Egging on better production systems towards public health

August 5, 2019

“Are eggs healthy,” is an oft-asked question. But the question we don’t often hear is, how hygienic is egg production, what effect does this have on the health of those working in such facilities and the possible impact of such a food system on the end-consumer.

At a time when the world is worried about the spread of zoonotic diseases, where diseases jump from animal to humans due to proximity and unhygienic industrial practices, where our food comes from ought to concern us.

The majority of India’s eggs (approximately 80 per cent) are produced in an intensive confinement system called battery cages, also known as conventional cages or California cages. They are barren wire mesh cages used to confine egg laying hens and the “battery” label comes from the repeat arrangement of cages placed side by side.

A typical egg farm contains thousands of cages, lined in multiple rows, stacked 3-5 tiers high; with each cage crowded with as many as 6-10 birds. These cages are placed in a barn, elevated from the ground, so faecal matter from the birds is collected on the ground below. Often, the waste accumulates below the cages for the entire duration of the birds’ lives, which is anywhere between 52 and 72 weeks.

Overcrowding, a health hazard

Due to overcrowding, the absence of waste management and rows and rows of mesh cages that are hard to clean, a battery cage facility is not just a hazard to the hens confined in them but also a health hazard affecting people working in these “farms”, neighbourhoods around them and consumers who have produce from these farms. Studies have revealed the severe health implications for those living in the vicinity of these production systems.

The battery cage systems are used so more animals are confined to produce more eggs.

The waste from such factory farms contaminates water sources with excess nutrients, pathogens, veterinary pharmaceuticals, antibiotics, heavy metals, and hormones — releasing ammonia, hydrogen sulphide, aromatic organic compounds, bio-aerosols, and particulate matter into the air and exposing the community to pathogens and chemical contamination through soil, water, and air pollution.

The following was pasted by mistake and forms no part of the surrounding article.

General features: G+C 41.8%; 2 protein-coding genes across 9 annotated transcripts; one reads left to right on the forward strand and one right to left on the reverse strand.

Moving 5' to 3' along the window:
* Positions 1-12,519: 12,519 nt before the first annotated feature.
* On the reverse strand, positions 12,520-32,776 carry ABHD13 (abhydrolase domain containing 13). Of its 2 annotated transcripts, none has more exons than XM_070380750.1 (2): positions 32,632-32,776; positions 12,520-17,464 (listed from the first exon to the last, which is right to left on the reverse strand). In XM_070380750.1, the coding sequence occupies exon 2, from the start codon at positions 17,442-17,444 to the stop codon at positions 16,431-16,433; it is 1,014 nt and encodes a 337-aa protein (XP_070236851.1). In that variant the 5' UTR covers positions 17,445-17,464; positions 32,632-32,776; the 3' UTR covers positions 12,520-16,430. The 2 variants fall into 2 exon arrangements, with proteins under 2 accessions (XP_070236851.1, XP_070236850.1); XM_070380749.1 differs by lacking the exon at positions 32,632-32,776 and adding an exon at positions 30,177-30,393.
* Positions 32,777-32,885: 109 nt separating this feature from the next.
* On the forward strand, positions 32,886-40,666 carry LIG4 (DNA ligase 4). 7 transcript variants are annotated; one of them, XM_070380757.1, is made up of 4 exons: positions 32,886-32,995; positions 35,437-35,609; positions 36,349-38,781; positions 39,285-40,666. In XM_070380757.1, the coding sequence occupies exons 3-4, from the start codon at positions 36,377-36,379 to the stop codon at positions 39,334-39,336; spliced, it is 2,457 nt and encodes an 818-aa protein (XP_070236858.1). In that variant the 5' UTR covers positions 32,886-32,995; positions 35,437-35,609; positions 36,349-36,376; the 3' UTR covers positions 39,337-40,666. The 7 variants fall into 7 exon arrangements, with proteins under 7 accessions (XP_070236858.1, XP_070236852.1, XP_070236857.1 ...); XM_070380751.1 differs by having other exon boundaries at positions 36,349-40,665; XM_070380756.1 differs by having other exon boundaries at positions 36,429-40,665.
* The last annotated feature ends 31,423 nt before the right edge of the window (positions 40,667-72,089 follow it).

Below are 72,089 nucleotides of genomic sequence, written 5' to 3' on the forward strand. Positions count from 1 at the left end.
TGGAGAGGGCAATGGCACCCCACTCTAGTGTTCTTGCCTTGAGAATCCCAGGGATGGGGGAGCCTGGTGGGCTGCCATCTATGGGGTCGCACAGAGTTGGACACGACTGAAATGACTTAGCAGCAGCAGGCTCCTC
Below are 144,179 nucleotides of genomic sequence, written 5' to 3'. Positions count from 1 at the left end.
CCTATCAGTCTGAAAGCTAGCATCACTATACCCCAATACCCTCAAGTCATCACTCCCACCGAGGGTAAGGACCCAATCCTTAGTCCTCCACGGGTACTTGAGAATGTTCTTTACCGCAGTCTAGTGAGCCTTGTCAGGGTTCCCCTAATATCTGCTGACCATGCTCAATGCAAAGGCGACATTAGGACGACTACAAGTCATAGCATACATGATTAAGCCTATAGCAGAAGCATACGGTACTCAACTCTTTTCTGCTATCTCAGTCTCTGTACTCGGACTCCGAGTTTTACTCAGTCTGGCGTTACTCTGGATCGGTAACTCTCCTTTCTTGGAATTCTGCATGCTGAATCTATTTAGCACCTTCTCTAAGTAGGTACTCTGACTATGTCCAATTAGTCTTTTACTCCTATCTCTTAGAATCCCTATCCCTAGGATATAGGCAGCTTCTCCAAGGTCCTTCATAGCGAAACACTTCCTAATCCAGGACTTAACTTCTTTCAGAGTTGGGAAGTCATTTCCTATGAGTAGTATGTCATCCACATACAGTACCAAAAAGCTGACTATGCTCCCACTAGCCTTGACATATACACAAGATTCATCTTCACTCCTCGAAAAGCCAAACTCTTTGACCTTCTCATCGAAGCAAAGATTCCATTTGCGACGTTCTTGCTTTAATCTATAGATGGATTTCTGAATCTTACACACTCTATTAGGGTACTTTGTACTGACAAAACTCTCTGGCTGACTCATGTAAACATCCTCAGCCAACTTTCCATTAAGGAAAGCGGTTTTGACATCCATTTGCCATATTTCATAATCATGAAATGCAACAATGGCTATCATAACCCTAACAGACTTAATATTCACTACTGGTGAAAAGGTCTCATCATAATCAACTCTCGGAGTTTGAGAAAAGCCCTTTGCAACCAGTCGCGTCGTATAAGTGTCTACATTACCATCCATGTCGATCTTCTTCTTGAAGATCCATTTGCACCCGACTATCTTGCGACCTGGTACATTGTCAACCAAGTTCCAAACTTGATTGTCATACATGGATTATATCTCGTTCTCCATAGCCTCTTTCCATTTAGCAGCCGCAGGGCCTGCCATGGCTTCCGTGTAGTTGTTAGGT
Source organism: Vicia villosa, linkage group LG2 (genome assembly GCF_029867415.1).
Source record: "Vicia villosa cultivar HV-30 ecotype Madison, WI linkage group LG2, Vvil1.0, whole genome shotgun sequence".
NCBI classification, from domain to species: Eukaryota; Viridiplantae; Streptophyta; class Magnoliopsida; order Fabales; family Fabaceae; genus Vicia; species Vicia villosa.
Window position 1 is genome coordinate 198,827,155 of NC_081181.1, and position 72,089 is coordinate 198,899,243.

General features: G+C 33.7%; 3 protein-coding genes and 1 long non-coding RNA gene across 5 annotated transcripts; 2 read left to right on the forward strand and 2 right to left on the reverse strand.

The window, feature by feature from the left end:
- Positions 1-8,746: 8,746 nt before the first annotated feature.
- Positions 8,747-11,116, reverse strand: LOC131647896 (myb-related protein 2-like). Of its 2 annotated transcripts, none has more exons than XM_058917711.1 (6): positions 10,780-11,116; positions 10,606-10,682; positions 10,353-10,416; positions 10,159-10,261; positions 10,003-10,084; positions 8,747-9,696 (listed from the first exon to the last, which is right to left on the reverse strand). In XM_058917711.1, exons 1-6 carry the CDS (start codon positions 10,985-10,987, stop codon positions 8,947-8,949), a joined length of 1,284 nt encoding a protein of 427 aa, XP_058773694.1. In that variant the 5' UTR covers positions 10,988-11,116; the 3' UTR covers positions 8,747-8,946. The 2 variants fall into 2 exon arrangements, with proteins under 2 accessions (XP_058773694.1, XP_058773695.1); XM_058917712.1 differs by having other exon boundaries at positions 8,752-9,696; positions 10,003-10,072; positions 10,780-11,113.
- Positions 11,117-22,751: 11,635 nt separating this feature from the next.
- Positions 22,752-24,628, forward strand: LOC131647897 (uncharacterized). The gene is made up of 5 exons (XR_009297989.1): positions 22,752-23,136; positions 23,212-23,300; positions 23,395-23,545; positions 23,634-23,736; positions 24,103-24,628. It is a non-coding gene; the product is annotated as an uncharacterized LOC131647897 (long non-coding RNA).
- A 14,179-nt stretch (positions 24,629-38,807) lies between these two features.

The CSIR-National Environmental Engineering Research Institute (NEERI), in 2017, carried out a study on poultry farms in India. Apart from publishing alarming findings of the pollution caused by battery cage facilities, the report observed that poultry workers and local residents living in or around poultry farms are more prone to bacterial and viral infections and chronic respiratory issues.

Incidence of zoonotic diseases such as infection from Salmonella, E. coli and Avian influenza are associated with battery cage systems. In fact, the incidence of salmonella is found to be greater in caged systems than in cage-free systems.

Infectious disease agents

A joint consultation of the World Health Organization (WHO), Food & Agriculture Organization (FAO), and World Organization for Animal Health (OIE) noted that the sheer number of intense contacts between birds and increasing flock density spreads and amplifies diseases. Put simply, crowding birds in a small space results in the increased burden of infectious disease agents, leading to public health problems.

What’s more? Antimicrobial resistant organisms pass on resistant strains to the community through contamination of resources in contact with animal waste. And in battery cage systems, waste lies in mounds, in open air.

Factory farming is a global concern from the standpoint of animal welfare, food security, environment and public health. Many countries, including all of the European Union, New Zealand and many States in the US, have phased out battery cages. While the world is waking up to the negative impact of battery cages, India’s poultry industry seems to turn a blind eye to the welfare of all stakeholders for the profitability of a few. Workers in such battery caged facilities pay the price for wilful neglect with their health. Not just inhalation problems, as described earlier, but they are also exposed to long-term health impact if they have to wade barefoot through piles of hen faeces.

There are ongoing cases in the Indian courts on the issue, even as ethical consumers seek out humane options. But given the ugly production truths of the egg industry, urban consumers need to demand better practices, in the overall interest of public health.